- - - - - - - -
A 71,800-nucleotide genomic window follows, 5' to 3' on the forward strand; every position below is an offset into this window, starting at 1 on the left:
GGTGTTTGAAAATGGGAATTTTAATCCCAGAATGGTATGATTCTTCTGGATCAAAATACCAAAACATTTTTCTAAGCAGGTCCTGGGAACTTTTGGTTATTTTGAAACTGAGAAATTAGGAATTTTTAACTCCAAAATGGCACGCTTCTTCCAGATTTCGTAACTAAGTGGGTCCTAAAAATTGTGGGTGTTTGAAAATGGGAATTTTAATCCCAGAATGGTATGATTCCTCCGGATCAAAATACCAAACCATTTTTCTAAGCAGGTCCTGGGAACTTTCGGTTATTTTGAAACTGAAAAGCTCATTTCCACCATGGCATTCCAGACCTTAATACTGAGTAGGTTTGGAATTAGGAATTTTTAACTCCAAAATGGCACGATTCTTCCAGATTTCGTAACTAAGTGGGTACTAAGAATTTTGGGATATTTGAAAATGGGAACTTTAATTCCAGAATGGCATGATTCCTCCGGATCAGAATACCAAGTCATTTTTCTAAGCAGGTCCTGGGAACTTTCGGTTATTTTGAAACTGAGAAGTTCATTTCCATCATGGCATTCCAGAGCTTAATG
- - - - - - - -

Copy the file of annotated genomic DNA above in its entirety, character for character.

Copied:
A 71,800-nucleotide genomic window follows, 5' to 3' on the forward strand; every position below is an offset into this window, starting at 1 on the left:
GGTGTTTGAAAATGGGAATTTTAATCCCAGAATGGTATGATTCTTCTGGATCAAAATACCAAAACATTTTTCTAAGCAGGTCCTGGGAACTTTTGGTTATTTTGAAACTGAGAAATTAGGAATTTTTAACTCCAAAATGGCACGCTTCTTCCAGATTTCGTAACTAAGTGGGTCCTAAAAATTGTGGGTGTTTGAAAATGGGAATTTTAATCCCAGAATGGTATGATTCCTCCGGATCAAAATACCAAACCATTTTTCTAAGCAGGTCCTGGGAACTTTCGGTTATTTTGAAACTGAAAAGCTCATTTCCACCATGGCATTCCAGACCTTAATACTGAGTAGGTTTGGAATTAGGAATTTTTAACTCCAAAATGGCACGATTCTTCCAGATTTCGTAACTAAGTGGGTACTAAGAATTTTGGGATATTTGAAAATGGGAACTTTAATTCCAGAATGGCATGATTCCTCCGGATCAGAATACCAAGTCATTTTTCTAAGCAGGTCCTGGGAACTTTCGGTTATTTTGAAACTGAGAAGTTCATTTCCATCATGGCATTCCAGAGCTTAATG